Kristin Lord is executive vice president of the United States Institute of Peace, effective January 28, 2013. In this role, Lord serves as the second-ranking officer of the Institute and helps lead the Institute's internal management team, oversee and integrate substantive programs, and manage growth.
From 2009-2013, Lord was executive vice president and director of studies at the Center for a New American Security where she oversaw the center’s research and served as one of three members of the center’s leadership team. During her tenure, CNAS published more than 110 reports and policy papers; launched programs on technology and national security and the military, veterans and society; diversified and strengthened the center’s funding base; and earned recognition as a premier think tank in the field of national security. While at CNAS, Lord also authored reports on U.S. grand strategy, cyber security, diplomacy and development.
Prior to joining CNAS, Lord was a fellow in the foreign policy studies program and Saban Center for Middle East Policy at The Brookings Institution. At Brookings, Lord directed the science and technology initiative of the Project on U.S. Relations with the Islamic World and led two major studies, one on human development in the Arab world and one on U.S. public diplomacy.
In 2005-2006, Lord served as a Council on Foreign Relations international affairs fellow and special adviser to the undersecretary of State for Democracy and Global Affairs. In that role, she worked on a wide range of issues including international science and technology cooperation, international health, democracy and the rule of law, and public diplomacy.
From 1995-2008, Lord held various roles at The George Washington University's Elliott School of International Affairs, including associate dean for strategy, research, and external relations and, earlier, associate dean for management and planning. In her most recent position, she oversaw the school's six research centers, graduate admissions, public affairs, and strategic initiatives. During her tenure at the Elliott School, she launched three master's programs, ten certificate programs, a global network of university partnerships, the school's skills curriculum, and numerous educational programs for students, diplomats, and mid-career professionals from the public, private, and non-profit sectors. A member of the faculty, she also taught courses on U.S. public diplomacy, U.S. foreign policy, and the causes of war.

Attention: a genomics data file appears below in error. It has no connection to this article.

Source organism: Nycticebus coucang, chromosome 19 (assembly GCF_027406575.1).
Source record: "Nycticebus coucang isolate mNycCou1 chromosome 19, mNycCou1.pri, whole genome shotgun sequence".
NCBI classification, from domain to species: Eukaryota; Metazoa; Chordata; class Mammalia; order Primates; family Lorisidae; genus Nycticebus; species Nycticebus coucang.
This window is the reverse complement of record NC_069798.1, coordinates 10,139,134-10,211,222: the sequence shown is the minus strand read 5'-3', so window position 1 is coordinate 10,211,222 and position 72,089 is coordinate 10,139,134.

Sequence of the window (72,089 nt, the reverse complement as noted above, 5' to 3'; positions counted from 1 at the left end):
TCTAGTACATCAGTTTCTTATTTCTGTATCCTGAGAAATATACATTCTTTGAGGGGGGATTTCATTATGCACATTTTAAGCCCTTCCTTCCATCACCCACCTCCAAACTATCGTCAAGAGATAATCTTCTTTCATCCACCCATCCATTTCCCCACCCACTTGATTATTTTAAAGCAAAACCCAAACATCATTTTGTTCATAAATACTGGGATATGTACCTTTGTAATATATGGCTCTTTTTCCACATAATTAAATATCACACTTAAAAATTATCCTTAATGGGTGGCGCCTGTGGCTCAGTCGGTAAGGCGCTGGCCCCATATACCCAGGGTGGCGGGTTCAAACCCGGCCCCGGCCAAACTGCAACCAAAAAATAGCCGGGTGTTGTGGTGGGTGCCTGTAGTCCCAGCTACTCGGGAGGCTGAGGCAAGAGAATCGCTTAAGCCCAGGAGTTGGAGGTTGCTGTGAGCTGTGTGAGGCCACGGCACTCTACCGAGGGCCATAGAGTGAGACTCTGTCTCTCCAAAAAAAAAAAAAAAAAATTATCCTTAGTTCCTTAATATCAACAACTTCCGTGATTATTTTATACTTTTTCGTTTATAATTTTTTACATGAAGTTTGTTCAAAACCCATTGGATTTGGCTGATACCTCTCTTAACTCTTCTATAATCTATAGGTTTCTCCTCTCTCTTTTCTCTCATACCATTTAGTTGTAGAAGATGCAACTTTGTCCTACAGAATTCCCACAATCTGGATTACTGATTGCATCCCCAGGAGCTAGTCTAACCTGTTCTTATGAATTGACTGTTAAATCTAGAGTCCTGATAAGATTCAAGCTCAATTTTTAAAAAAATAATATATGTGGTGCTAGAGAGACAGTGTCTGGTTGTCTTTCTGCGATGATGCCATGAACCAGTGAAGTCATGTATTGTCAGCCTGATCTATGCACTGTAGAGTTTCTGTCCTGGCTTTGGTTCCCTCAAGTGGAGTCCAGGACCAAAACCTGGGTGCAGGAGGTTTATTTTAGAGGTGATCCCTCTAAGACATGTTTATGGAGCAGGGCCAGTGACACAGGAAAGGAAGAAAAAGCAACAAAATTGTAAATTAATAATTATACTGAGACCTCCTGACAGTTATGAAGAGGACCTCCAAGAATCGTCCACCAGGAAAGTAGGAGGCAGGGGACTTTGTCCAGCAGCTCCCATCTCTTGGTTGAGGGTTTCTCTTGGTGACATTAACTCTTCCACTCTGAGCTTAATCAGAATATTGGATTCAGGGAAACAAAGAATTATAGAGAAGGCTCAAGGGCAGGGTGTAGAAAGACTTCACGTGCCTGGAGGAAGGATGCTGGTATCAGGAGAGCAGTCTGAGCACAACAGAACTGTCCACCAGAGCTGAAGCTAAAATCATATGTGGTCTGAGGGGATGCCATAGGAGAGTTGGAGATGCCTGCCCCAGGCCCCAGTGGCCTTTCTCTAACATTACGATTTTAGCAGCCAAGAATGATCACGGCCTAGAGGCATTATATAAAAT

Lord is the author of Perils and Promise of Global Transparency: Why the Information Revolution May Not Lead to Security, Democracy or Peace (SUNY Press 2006), Power and Conflict in an Age of Transparency, edited with Bernard I. Finel (Palgrave Macmillan, 2000), and numerous book chapters, policy papers, and articles. Her articles have appeared in Washington Quarterly, World Politics Review, CNN.com, Defense News, Joint Force Quarterly, Roll Call, The Hill, International Studies Quarterly, Science, Foreign Service Journal, National Interest on-line, The Christian Science Monitor, Politico, Huffington Post, and Foreign Policy.com. She has provided expert commentary to news outlets such as the Washington Post and Wall Street Journal and appeared on NPR, Al-Jazeera, BBC Radio, VOA, PBS, and MSNBC.
Lord is a member of the Council on Foreign Relations and a member of the board of advisors at the Center for a New American Security. She received her master's degree and doctorate in government from Georgetown University and her bachelor's degree, magna cum laude, in international studies from American University. She has been married to her husband Jeff Lord, an international trade attorney at Latham & Watkins LLP, for nearly twenty years. They have a teen-aged son.